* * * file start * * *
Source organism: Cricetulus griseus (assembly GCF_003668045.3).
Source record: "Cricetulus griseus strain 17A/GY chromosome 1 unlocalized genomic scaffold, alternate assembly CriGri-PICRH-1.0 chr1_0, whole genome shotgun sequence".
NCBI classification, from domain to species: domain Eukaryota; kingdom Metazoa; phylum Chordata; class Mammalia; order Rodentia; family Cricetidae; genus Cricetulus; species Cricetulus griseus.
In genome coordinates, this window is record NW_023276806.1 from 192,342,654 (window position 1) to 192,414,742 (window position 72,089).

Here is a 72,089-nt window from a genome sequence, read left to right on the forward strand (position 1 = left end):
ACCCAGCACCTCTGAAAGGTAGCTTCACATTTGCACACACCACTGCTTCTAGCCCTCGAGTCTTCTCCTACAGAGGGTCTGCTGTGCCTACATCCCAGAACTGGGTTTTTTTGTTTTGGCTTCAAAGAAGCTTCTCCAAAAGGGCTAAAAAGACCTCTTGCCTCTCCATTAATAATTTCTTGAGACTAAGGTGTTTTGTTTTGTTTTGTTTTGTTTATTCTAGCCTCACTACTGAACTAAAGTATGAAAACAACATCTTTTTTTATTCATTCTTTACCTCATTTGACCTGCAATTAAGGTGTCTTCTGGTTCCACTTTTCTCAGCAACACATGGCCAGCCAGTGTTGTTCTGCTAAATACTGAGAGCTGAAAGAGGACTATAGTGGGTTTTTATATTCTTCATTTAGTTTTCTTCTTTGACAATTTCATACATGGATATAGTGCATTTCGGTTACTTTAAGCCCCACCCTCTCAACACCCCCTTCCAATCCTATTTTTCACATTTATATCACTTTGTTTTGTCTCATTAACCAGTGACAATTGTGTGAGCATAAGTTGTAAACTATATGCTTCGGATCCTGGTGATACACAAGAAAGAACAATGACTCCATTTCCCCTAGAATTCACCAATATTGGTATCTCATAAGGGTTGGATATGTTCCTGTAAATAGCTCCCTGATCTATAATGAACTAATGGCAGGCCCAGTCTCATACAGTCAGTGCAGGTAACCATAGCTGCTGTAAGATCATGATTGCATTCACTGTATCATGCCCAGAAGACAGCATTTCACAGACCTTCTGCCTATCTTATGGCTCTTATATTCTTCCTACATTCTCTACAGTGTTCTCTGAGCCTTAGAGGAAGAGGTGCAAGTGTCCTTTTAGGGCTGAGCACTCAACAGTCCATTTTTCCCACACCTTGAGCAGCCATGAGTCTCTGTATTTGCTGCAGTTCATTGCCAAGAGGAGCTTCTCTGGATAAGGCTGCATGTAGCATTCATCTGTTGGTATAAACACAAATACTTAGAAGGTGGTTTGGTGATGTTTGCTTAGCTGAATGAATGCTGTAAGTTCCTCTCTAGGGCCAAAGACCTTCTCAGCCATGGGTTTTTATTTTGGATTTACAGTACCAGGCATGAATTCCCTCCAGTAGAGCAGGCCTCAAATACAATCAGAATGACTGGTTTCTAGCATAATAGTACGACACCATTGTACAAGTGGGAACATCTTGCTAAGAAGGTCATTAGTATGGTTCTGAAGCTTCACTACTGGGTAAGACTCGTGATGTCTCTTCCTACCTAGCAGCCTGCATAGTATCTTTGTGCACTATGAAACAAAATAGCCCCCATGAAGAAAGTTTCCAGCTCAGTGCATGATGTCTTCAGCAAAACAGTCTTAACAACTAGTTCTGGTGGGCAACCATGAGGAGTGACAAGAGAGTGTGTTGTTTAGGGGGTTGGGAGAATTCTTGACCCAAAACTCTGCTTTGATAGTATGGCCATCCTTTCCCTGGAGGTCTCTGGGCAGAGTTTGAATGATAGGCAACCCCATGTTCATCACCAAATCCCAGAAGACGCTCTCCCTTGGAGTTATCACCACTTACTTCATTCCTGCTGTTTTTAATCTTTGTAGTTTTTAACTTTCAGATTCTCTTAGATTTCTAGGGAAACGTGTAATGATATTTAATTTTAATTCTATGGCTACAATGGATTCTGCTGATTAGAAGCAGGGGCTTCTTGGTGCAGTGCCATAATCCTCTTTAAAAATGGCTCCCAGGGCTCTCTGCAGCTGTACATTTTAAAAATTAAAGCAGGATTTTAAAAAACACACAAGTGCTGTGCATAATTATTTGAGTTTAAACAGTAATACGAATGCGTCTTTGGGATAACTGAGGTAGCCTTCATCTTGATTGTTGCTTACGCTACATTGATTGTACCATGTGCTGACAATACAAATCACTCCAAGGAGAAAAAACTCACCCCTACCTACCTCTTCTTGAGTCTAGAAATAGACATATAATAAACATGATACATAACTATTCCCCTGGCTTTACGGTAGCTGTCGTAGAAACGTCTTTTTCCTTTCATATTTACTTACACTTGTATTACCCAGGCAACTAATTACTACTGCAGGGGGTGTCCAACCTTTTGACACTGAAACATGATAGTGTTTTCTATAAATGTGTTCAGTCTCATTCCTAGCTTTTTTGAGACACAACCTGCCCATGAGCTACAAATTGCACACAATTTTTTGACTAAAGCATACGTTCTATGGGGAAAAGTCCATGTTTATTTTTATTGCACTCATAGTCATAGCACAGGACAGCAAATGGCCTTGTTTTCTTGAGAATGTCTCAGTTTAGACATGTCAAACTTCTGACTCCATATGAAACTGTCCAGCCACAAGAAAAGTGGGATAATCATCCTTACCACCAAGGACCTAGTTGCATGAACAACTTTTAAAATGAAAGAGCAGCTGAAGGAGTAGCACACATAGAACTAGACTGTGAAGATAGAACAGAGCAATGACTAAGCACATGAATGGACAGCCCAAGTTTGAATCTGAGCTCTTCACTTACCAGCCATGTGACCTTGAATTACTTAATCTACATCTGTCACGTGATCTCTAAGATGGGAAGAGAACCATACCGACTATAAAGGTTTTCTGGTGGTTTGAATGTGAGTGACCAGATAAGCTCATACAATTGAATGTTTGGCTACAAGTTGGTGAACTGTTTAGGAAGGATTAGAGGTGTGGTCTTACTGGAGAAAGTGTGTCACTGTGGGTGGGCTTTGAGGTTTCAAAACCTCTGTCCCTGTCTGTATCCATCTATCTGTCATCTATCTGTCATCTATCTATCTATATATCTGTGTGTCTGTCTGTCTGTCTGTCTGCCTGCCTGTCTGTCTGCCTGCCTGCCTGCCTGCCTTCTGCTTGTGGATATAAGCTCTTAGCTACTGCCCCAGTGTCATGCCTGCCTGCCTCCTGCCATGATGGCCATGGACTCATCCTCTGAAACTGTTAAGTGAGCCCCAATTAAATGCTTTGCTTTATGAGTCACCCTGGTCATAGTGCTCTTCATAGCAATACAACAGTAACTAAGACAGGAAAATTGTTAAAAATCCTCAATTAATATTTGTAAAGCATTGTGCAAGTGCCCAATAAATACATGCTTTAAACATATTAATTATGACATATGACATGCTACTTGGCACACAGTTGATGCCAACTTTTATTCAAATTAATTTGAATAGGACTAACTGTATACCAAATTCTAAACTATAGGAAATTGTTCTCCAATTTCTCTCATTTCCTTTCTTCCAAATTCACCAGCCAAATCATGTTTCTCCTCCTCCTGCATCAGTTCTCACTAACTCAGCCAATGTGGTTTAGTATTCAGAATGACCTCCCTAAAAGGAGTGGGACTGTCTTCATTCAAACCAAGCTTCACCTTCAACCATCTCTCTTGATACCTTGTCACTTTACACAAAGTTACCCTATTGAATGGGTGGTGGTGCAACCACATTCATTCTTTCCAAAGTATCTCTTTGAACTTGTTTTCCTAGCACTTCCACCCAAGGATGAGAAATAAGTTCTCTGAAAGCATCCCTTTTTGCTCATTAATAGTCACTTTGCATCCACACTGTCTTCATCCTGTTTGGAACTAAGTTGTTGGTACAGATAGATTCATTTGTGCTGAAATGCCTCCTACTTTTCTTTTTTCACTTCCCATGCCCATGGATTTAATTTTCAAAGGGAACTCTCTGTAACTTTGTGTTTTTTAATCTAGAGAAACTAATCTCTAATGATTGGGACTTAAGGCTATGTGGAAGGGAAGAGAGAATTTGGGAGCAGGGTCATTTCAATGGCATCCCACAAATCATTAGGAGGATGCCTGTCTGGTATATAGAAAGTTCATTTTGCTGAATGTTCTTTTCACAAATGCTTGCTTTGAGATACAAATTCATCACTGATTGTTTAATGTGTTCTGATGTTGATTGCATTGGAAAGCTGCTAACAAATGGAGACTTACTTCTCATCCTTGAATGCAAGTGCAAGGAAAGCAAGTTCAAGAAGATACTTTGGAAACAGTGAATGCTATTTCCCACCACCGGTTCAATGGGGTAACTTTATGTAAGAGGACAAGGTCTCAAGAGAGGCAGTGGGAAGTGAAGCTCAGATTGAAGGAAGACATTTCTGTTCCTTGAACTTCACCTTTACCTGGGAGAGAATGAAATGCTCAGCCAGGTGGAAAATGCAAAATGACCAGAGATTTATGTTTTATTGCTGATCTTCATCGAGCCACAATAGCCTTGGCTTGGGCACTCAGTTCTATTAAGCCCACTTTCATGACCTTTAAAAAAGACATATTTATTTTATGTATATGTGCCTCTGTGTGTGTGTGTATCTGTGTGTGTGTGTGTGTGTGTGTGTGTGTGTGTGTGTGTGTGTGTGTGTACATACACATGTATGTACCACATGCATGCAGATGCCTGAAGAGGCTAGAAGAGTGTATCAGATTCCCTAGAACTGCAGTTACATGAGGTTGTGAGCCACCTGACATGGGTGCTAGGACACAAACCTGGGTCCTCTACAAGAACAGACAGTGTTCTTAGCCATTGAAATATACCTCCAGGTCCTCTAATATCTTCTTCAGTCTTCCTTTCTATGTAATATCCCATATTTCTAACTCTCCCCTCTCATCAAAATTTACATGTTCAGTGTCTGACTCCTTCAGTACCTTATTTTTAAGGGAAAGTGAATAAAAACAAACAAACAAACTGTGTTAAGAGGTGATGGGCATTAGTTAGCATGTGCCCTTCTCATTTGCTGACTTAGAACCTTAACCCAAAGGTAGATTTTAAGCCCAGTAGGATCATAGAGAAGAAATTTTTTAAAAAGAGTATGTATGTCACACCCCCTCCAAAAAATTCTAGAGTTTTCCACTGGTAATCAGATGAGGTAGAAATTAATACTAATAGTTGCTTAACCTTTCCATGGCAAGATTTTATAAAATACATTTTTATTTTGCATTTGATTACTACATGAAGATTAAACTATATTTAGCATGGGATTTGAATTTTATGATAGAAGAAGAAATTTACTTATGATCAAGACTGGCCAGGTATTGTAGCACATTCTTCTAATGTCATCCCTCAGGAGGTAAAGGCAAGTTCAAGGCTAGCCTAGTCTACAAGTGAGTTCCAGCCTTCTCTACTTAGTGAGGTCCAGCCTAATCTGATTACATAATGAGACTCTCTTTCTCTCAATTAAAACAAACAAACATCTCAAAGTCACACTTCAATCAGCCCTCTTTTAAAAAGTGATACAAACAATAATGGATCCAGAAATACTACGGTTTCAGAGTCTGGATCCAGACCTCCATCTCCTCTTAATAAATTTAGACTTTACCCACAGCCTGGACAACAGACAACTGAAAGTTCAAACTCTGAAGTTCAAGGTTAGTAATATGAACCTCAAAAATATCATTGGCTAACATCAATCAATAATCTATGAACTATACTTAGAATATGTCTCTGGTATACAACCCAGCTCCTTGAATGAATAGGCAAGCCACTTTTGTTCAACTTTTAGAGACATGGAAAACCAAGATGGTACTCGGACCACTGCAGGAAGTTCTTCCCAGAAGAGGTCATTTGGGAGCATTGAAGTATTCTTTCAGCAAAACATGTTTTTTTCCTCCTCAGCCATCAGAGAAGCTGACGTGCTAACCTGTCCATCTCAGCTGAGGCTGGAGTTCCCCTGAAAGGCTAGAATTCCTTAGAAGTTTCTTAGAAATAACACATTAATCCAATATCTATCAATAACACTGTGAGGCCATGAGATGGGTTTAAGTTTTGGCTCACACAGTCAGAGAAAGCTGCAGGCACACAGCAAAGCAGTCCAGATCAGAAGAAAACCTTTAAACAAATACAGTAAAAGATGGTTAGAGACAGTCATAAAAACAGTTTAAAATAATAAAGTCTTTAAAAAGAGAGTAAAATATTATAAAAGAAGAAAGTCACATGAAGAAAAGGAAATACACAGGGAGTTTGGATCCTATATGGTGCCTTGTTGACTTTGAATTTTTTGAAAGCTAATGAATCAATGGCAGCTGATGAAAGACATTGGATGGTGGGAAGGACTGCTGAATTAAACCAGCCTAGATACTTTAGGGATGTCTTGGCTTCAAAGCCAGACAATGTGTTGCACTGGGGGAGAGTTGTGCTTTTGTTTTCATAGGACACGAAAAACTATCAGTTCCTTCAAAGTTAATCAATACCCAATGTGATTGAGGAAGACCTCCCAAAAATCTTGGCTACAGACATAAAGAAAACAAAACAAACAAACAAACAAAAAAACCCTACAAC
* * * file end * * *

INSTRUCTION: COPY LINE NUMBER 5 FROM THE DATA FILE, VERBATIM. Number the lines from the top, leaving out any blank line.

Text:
Here is a 72,089-nt window from a genome sequence, read left to right on the forward strand (position 1 = left end):